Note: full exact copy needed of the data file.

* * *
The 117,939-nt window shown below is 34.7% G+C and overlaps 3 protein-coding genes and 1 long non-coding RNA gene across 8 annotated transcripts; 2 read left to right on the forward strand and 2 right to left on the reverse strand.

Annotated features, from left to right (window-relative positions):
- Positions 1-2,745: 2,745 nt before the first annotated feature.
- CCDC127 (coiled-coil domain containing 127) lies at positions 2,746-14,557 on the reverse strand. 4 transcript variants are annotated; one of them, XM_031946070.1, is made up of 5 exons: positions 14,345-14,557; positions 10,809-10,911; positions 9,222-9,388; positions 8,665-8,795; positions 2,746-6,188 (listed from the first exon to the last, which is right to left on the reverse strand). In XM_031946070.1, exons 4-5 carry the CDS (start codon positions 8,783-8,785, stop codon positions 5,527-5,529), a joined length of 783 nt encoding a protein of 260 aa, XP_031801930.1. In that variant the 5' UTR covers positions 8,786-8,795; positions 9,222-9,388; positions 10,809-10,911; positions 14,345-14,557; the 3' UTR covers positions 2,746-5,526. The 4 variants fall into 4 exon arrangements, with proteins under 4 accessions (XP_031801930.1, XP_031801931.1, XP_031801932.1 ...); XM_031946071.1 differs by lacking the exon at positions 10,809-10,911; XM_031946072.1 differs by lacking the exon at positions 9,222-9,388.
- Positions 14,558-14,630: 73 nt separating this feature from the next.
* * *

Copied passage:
The 117,939-nt window shown below is 34.7% G+C and overlaps 3 protein-coding genes and 1 long non-coding RNA gene across 8 annotated transcripts; 2 read left to right on the forward strand and 2 right to left on the reverse strand.

Annotated features, from left to right (window-relative positions):
- Positions 1-2,745: 2,745 nt before the first annotated feature.
- CCDC127 (coiled-coil domain containing 127) lies at positions 2,746-14,557 on the reverse strand. 4 transcript variants are annotated; one of them, XM_031946070.1, is made up of 5 exons: positions 14,345-14,557; positions 10,809-10,911; positions 9,222-9,388; positions 8,665-8,795; positions 2,746-6,188 (listed from the first exon to the last, which is right to left on the reverse strand). In XM_031946070.1, exons 4-5 carry the CDS (start codon positions 8,783-8,785, stop codon positions 5,527-5,529), a joined length of 783 nt encoding a protein of 260 aa, XP_031801930.1. In that variant the 5' UTR covers positions 8,786-8,795; positions 9,222-9,388; positions 10,809-10,911; positions 14,345-14,557; the 3' UTR covers positions 2,746-5,526. The 4 variants fall into 4 exon arrangements, with proteins under 4 accessions (XP_031801930.1, XP_031801931.1, XP_031801932.1 ...); XM_031946071.1 differs by lacking the exon at positions 10,809-10,911; XM_031946072.1 differs by lacking the exon at positions 9,222-9,388.
- Positions 14,558-14,630: 73 nt separating this feature from the next.